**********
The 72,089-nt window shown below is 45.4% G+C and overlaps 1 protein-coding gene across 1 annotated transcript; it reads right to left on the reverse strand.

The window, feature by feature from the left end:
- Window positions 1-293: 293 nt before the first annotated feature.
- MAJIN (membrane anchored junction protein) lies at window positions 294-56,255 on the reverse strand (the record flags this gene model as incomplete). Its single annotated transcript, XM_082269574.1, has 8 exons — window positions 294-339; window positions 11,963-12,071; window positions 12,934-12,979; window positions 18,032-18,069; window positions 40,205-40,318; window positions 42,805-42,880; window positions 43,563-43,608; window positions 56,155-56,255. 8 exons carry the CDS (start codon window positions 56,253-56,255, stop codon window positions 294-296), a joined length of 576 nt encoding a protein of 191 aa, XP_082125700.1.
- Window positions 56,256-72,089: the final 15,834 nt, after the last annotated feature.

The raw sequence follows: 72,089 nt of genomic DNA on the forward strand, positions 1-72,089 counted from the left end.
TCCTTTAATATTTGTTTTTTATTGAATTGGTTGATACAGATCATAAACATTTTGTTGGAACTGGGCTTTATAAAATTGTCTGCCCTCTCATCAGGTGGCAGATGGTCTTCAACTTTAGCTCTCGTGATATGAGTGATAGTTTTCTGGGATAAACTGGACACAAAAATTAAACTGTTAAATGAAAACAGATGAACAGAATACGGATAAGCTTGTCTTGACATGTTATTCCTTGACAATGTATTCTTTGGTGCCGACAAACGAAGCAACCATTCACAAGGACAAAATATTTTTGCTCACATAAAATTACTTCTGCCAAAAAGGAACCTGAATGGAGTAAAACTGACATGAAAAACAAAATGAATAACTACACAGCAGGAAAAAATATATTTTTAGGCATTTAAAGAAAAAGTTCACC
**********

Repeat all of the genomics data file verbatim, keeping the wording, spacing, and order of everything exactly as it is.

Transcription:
The 72,089-nt window shown below is 45.4% G+C and overlaps 1 protein-coding gene across 1 annotated transcript; it reads right to left on the reverse strand.

The window, feature by feature from the left end:
- Window positions 1-293: 293 nt before the first annotated feature.
- MAJIN (membrane anchored junction protein) lies at window positions 294-56,255 on the reverse strand (the record flags this gene model as incomplete). Its single annotated transcript, XM_082269574.1, has 8 exons — window positions 294-339; window positions 11,963-12,071; window positions 12,934-12,979; window positions 18,032-18,069; window positions 40,205-40,318; window positions 42,805-42,880; window positions 43,563-43,608; window positions 56,155-56,255. 8 exons carry the CDS (start codon window positions 56,253-56,255, stop codon window positions 294-296), a joined length of 576 nt encoding a protein of 191 aa, XP_082125700.1.
- Window positions 56,256-72,089: the final 15,834 nt, after the last annotated feature.

The raw sequence follows: 72,089 nt of genomic DNA on the forward strand, positions 1-72,089 counted from the left end.
TCCTTTAATATTTGTTTTTTATTGAATTGGTTGATACAGATCATAAACATTTTGTTGGAACTGGGCTTTATAAAATTGTCTGCCCTCTCATCAGGTGGCAGATGGTCTTCAACTTTAGCTCTCGTGATATGAGTGATAGTTTTCTGGGATAAACTGGACACAAAAATTAAACTGTTAAATGAAAACAGATGAACAGAATACGGATAAGCTTGTCTTGACATGTTATTCCTTGACAATGTATTCTTTGGTGCCGACAAACGAAGCAACCATTCACAAGGACAAAATATTTTTGCTCACATAAAATTACTTCTGCCAAAAAGGAACCTGAATGGAGTAAAACTGACATGAAAAACAAAATGAATAACTACACAGCAGGAAAAAATATATTTTTAGGCATTTAAAGAAAAAGTTCACC